So the Roman Empire fell and Europe was an ignorant backwater in which nothing of any cultural note happened for about a thousand years until the Italian Renaissance brought about a renewed interest in the Classics of Greece and Rome, right?
But Charlemagne didn’t create culture out of nothing. True, the great works of Classical literature, philosophy, and science born in Greece and Rome were almost lost. The vast majority of the population of Europe were agrarian folks who didn’t have time for deep thought. These works weren’t gone, however. They just needed to be retrieved and disseminated.
There’s a book that I’ve never read but have always wanted to called How The Irish Saved Civilizationby Thomas Cahill. It’s about what happened to the intellectual wealth of Rome when the Empire fell. Short answer, it went north. Many of the greatest scholars and artists of the very early Medieval period were Celtic monks. In Irish and Northumbrian monasteries the art of the book both preserved the great works of the past and gave rise to the beautiful art of illuminated manuscripts, such as The Book of Kells and The Lindisfarne Gospel. In these early Medieval manuscripts we can see a blending of cultures, Latin words in Celtic uncial script decorated with geometric patterns reminiscent of Byzantium and animal figures resembling those of Scandinavian people. It’s easy to look at these books and think “Wow, that’s pretty”, but what makes them truly remarkable is the concentration of cultures that they contain.
So how did the lands of the Celtic people suddenly become epicenters of culture? As with so many things in the Early Middle Ages, it comes down to the efforts of individuals. Even when Britannia was still under Roman rule there was a strong push to Christianize the land. Waves of dedicated monks made it their home. One such monk was St. Benet Biscop, who lived in the mid-seventh century. Benet Biscop did two things that make him a truly remarkable figure of history. First, as a strong supporter of the Benedictine monastic tradition, he brought the Roman ceremonial forms to Britannia. This provided a solid, uniform system that kept the Church there organized. Second, he made four trips to Italy in his lifetime and every time he went he looted, pillaged, and absconded with books, paintings, relics, and everything else of intellectual importance that he could get his hands on. Naughty? Maybe, but he rescued a lot of vital stuff from turbulent Italy and gave it a home in nice, safe Britain. He also set the monks of Britain and Ireland to the task of copying, preserving, and learning what all those treasures held.
By the time Charlemagne took the crown of the Frankish Kingdom in 768, Northumbria was widely regarded as a center of learning. So when Charlemagne brought together the finest minds and most learned men throughout Europe at his court in Aachen it was no surprised that he imported a Nortnumbrian, Alcuin, to head the palace school.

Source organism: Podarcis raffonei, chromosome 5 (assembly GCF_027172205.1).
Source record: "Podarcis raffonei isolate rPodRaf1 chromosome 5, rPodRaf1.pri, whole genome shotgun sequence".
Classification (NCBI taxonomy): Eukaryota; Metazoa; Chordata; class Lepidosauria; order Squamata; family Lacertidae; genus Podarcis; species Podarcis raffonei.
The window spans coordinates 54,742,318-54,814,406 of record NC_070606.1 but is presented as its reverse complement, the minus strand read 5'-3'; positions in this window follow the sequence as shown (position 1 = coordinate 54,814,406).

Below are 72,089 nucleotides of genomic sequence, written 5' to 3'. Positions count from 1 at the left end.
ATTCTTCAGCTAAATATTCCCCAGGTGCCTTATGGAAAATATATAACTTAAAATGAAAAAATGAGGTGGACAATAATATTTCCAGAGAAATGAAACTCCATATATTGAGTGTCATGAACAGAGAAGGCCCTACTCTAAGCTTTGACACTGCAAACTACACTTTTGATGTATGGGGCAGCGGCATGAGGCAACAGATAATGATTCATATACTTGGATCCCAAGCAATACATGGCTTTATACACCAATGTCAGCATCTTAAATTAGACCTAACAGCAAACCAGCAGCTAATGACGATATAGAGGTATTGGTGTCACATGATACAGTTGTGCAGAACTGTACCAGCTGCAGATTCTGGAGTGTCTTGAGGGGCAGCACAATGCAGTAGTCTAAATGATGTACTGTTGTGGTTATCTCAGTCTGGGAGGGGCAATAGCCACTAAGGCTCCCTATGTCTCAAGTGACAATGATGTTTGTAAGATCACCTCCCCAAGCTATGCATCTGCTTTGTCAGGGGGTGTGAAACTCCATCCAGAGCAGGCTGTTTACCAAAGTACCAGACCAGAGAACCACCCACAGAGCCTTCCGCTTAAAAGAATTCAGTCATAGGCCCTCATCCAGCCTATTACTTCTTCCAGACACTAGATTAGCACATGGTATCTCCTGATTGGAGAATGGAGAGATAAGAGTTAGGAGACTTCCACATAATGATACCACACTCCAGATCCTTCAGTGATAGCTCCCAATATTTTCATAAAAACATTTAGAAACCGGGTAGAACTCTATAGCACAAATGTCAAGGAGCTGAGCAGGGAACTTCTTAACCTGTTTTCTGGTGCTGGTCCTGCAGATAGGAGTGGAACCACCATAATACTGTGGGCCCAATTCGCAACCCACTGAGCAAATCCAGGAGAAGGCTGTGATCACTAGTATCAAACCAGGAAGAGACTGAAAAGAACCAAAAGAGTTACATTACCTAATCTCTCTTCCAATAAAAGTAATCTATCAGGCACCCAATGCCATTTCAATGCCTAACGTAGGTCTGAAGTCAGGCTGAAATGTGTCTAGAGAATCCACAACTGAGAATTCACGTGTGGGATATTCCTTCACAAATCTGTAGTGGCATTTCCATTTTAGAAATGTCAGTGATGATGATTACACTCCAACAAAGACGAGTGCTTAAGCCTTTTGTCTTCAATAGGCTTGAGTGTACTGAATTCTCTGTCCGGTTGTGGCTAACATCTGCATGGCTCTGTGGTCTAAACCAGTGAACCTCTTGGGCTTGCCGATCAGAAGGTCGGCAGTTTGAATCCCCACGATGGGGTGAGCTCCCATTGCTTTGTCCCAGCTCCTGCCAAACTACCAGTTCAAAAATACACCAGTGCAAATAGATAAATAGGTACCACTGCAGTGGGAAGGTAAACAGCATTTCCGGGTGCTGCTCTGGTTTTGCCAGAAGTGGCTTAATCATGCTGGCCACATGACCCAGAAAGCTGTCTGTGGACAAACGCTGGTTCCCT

Alcuin became one of Charlemagne’s most trusted advisors. Although Historians disagree on whether Charlemagne could read and write or not (I personally think that he could, but that’s a long story), there was no doubt that Alcuin instructed him personally in all things religious, philosophical, and literate. Alcuin’s letters to Charlemagne, instructing him in the political and religious ideals of a Medieval ruler still exist. Perhaps one of the things that enabled Charlemagne to conquer so widely and maintain his power so explicitly is that he was an educated man with a plan instead of a solely military leader.
Alcuin was also the architect of the efforts I touched on in last week’s post to bring literacy back to all of the religious houses of the Frankish Kingdom and later the Holy Roman Empire. This was more important than just copying manuscripts and painting pretty pictures to go with them. Remember that the Frankish Kingdom stretched from the Pyranees to the borders of Byzantium, from the Mediterranean to the North Sea. In every locality the people spoke their own dialects. Aristocrats from different parts of the kingdom couldn’t understand each other. But thanks to the likes of Alcuin all learned men were fluent in the Latin of the religious texts they copied and studied. The Roman Empire may have been long gone, but Latin still brought people together. Ideas were exchanged in Latin. Latin was the glue that kept the Middle Ages together.
The reign of Charlemagne really does represent a turning point in the history of the world. The Carolingian Renaissance, the name given to this revival of knowledge, art, and culture brought about by the reforms Charlemagne instituted and the work done by the likes of Alcuin, set the stage for one of the most culturally significant periods in European history. Without the organization of the Church and the creation of centers of learning that would, by the year 1000, become the university system, some of the most world-changing advancements, advancements that are grossly ignored by people of the modern world, would never have been able to take place.
But more about that next week.